Forget fabric stores – some antiques are just too boring to bother re-covering with traditional patterns. These hodgepodge pieces use patchwork scraps to create fresh new themes within stodgy old frameworks. (Re)fabric(ation) can be fun.
Based in Sweden, a group called Design by Leftovers takes old and often overly-ornate furnishings that would hardly fit in a modern home, and remakes them to look creative, contemporary and strangely more timeless. If you are at a loss for how to reupholster some vintage furniture and other household items, look no further for inspiration.
While there seems to be much mixing going on, there is a clear set of methods within the madness – each found piece of fabric is stitched into a new whole in a way that is clearly conscious of what appears around it in terms of colors and patterns.
Old velvet slipcovers, vinyl patches, leather panels and more are paired for reupholstering with carved-wood chairs and couches, much of which may have vintage appeal but, save for such interventions, is otherwise destined to become discount furniture beyond repair.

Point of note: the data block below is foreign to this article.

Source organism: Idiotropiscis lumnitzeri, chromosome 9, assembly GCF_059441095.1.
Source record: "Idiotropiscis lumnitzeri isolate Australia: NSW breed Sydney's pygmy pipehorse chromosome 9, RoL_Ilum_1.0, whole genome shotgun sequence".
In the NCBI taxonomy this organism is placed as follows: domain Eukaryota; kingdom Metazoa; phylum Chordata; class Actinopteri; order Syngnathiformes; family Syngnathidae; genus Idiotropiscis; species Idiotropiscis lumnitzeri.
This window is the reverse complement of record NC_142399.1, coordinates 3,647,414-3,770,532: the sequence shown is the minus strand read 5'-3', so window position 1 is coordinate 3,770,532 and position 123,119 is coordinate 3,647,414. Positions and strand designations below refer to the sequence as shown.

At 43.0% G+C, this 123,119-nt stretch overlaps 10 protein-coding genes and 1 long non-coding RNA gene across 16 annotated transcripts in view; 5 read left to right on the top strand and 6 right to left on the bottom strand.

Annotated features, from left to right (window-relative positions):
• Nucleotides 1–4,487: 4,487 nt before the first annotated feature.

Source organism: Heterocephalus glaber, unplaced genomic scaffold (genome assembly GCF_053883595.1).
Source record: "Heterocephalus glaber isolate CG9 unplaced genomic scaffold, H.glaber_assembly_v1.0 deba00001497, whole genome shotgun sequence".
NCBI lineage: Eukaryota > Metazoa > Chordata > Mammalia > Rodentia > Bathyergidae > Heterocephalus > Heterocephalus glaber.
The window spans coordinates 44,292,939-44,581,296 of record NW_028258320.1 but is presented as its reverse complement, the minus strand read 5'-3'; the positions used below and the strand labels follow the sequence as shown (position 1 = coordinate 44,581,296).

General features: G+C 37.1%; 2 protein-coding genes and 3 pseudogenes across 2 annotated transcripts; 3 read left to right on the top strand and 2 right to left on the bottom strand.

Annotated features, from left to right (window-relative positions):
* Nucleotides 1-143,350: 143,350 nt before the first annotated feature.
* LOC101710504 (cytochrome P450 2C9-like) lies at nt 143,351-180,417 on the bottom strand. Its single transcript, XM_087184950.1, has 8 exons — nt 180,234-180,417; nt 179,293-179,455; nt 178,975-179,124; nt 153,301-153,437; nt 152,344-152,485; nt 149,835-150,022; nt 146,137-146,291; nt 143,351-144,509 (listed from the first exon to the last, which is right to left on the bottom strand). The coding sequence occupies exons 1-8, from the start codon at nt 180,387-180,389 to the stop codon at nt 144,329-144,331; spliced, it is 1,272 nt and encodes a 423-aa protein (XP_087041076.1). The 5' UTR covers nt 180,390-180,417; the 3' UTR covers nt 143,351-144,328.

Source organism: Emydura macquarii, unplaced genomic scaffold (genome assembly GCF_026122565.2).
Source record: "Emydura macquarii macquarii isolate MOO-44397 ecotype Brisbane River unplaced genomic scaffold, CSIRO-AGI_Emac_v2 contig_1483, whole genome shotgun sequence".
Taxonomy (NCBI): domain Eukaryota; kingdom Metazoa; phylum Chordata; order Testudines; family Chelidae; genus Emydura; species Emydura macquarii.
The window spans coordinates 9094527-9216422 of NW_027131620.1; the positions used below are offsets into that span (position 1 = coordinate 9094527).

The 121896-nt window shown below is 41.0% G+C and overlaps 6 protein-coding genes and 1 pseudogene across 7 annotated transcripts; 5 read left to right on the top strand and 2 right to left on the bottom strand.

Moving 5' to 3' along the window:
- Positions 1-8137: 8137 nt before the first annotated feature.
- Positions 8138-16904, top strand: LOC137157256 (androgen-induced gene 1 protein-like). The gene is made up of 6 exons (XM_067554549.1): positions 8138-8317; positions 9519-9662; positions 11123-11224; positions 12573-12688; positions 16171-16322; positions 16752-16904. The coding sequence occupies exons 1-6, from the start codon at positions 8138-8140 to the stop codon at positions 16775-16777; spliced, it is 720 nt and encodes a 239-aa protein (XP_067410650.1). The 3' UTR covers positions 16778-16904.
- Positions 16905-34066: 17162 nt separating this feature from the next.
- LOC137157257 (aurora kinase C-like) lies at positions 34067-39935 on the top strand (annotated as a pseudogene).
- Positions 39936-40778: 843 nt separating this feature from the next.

Each of this series has a core zone of tonal focus – cool purples and relaxing blues to bright reds, bizarre pinks and earth browns. No doubt much fun was had in the remaking of this weird collection, sorting out various styles and colors of the spectrum to create unique new furniture objects and even a few oddly-matched sets.
None of it comes cheap, either. That green patchwork sofa seen above, known as Charlotte’s leftovers, reportedly costs a cool 9250 Euros (about $10,500 USD.)
Beyond recycled, upcycled and reupholstered furniture, Design by Leftovers’ aesthetic just gets weirder. They’re also known for rehabbing old vintage dressers, bureaus, tables and other objects with paint jobs we’ll call – uh – unconventional. It just goes to show that one person’s trash is another person’s treasure, as they say. Check it out for yourself and tell us what you think.